Large super funds suddenly found themselves competing with one another by, among other things, improving the life insurance they offered to members.
This in turn started a bidding war among insurers, which, in order to grow market share, began offering greater levels of cover and more generous terms, as well as dropping premiums, sometimes by up to 20 per cent.
"Now this strategy has come back to bite them on the bum," says John Berrill, an insurance lawyer and consumer representative on the Superannuation Complaints Tribunal Advisory Council.
"Five years ago, the people who took up those policies started to get sick and make claims, especially mental health claims, and the life insurers took a big hit to their bottom line."
According to Berrill, insurers have responded by tightening up terms, hiking premiums and "screwing people over".
Recent research from QUT's School of Psychology suggests that dealing with insurance companies can now be more stressful for claimants than their original injury.
"These people brought me to the brink," says 37-year-old single mother, Susan Ames*.
Ames had already suffered considerably, having been forced as a young woman to flee a violent family, move interstate and change her name.
She was insured with TAL ((formerly known as Tower Australia) as part of her super. But rather than help her, she says TAL made her life "unbearable" by stringing out her IP and TPD claims for 15 months.
Despite being diagnosed with PTSD and major depressive disorder by both her and TAL's doctors, Ames was subject to covert surveillance, more than a year of activity diaries and forensic examination of her medical and financial records.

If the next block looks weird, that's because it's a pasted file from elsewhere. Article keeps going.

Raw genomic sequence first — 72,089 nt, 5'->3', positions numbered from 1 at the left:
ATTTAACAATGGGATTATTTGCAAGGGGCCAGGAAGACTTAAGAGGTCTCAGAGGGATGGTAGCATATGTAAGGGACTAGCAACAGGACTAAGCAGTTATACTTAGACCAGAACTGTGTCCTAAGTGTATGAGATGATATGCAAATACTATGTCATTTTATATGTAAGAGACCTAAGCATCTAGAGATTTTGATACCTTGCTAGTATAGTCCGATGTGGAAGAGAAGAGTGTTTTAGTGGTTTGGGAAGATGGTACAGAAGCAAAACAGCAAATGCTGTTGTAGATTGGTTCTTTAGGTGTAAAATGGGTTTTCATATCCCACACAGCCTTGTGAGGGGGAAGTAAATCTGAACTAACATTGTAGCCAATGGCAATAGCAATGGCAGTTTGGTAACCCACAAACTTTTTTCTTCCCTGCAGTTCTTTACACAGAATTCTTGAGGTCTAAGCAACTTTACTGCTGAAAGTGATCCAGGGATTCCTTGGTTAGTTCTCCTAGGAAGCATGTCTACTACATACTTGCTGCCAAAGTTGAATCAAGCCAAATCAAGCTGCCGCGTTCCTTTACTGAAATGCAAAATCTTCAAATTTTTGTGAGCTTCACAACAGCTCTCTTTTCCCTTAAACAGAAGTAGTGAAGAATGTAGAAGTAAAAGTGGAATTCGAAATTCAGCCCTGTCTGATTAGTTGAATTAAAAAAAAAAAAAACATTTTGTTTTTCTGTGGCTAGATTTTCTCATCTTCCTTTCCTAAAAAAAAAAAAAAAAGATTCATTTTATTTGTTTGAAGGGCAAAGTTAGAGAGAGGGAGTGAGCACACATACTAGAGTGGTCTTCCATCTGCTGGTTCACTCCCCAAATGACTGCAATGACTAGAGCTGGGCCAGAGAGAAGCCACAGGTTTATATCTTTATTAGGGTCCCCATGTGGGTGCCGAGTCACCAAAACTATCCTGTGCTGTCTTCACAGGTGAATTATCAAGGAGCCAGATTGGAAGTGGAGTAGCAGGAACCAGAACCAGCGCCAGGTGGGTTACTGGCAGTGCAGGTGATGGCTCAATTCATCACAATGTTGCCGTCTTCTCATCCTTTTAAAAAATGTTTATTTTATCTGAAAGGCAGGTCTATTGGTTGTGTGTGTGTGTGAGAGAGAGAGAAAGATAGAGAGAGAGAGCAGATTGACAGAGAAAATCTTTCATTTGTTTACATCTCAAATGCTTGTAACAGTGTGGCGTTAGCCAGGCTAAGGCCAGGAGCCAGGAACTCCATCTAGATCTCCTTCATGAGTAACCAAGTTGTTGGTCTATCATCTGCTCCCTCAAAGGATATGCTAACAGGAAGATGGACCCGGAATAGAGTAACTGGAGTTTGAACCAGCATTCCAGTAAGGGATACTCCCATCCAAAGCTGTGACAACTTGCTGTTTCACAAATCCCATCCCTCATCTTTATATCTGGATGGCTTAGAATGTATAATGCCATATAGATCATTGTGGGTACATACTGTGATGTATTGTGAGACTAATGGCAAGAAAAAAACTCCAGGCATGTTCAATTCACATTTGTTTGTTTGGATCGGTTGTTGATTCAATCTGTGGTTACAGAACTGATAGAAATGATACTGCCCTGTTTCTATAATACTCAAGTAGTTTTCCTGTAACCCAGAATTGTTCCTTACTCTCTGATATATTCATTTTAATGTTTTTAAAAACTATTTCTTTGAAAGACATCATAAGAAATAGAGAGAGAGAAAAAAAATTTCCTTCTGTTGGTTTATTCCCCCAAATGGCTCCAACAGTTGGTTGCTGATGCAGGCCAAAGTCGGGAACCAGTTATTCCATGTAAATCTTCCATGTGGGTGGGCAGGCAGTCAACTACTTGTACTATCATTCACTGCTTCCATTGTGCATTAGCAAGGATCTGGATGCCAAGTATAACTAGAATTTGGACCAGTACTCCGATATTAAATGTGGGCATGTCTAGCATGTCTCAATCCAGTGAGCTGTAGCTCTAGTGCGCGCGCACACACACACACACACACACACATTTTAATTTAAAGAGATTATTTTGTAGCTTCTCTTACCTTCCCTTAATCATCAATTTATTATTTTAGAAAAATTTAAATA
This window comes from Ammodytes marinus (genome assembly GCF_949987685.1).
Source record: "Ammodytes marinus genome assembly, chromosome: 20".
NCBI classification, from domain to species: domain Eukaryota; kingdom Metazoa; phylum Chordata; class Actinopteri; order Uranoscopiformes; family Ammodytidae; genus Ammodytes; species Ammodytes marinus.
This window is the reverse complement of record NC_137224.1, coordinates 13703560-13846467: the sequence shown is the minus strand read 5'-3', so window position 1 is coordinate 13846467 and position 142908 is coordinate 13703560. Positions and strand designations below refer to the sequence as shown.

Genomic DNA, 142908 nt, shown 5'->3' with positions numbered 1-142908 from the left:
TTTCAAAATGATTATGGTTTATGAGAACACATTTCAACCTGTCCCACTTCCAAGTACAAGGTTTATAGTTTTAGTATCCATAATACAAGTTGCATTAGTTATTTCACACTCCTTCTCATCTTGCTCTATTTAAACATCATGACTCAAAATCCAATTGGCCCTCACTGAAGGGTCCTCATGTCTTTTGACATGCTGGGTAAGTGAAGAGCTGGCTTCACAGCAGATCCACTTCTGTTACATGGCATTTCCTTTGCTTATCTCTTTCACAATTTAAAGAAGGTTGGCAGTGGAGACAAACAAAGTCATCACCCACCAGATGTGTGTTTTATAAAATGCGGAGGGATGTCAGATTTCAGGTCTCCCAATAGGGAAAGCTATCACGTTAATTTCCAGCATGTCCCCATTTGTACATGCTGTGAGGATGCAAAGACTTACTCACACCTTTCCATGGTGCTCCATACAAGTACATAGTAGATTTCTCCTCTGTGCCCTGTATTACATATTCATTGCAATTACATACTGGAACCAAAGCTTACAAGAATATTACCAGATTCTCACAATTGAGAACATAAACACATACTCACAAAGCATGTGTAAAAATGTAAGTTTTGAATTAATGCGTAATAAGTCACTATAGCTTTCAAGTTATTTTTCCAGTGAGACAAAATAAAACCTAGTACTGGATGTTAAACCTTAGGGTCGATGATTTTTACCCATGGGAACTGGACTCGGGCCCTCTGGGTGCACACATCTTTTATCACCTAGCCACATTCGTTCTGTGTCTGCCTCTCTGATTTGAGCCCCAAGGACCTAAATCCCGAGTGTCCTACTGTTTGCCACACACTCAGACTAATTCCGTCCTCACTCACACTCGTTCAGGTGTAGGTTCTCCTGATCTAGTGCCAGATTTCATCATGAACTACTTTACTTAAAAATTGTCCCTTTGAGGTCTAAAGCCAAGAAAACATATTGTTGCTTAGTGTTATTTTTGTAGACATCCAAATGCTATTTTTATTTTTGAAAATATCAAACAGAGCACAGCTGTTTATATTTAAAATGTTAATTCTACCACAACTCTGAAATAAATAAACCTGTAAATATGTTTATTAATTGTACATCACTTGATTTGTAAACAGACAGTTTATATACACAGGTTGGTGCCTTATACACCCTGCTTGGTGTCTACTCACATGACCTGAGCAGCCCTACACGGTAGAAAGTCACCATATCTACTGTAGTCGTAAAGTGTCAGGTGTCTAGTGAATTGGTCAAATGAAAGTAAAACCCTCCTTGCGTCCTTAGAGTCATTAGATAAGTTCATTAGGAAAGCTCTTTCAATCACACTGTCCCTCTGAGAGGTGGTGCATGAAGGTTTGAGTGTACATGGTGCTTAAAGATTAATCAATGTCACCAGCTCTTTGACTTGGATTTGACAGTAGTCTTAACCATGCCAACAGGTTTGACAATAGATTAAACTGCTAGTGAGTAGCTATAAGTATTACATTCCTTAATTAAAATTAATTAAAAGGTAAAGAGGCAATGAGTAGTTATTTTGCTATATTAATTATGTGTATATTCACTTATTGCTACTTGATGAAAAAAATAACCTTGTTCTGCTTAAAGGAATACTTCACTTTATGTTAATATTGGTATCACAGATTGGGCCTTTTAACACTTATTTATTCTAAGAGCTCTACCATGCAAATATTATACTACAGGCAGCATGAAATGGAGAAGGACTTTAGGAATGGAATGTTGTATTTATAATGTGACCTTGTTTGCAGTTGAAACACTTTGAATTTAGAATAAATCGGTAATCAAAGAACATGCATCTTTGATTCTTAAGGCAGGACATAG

TAL recommended she undergo alternative treatments, and bombarded her with daily phone calls, even after Ames' doctor warned the insurer that such contact was "aggravating [her] condition".
TAL eventually paid the claim, but not before it had breached Ames' privacy by emailing 32 pieces of personal information, including her past and current names, past and current addresses, her date of birth, and financial and medical details, to the wrong person. When Ames alerted TAL to the privacy breach, the company told her it was "an isolated incident".
TAL won't comment on individual cases, but said in a statement that it had paid out $37.9 million last year in claims relating to mental illness, and that "supporting our customers through the claims process is critical to the service we provide."
The complexity and contentious nature of life and disability claims has been a boon for compensation lawyers, who have been accused by insurers and superannuation funds of encouraging claimants to go to court.
The Association of Superannuation Funds of Australia has even launched an education campaign telling fund members that they don't need to engage a lawyer to make a claim.
That doesn't surprise the lawyers.
"Insurers prefer claimants to be self-represented," Andrew Weinmann says.
"On one side, you have the insurance company with insurance professionals working on it, and on the other side you have an individual claimant who is unlikely to have any expertise in insurance. This is a clear advantage for insurers."
Weinmann says that in order to "perpetuate this imbalance of power", insurers try to maintain direct access to claimants.
"For example, they make claimants undergo face-to-face interviews with investigators rather than submitting claim forms. For people with mental illness, this can be distressing and confronting. It also means that they lose control over the way they run their case, because the information is recorded by the investigator and then presented to the insurers."
As David Shoebridge says: "Insurance is meant to be there in moments of distress. Instead, it is adding to the distress."
He now wants the life insurance industry and consumer groups to work together on a binding code of practice to govern claims processing.
"As it stands, the insurers don't have to justify their actions. There is no threshold of reasonableness or legislated requirement of decency in regard to how they go about their claims assessment. And that's a failing that parliaments have to remedy."
* Not her real name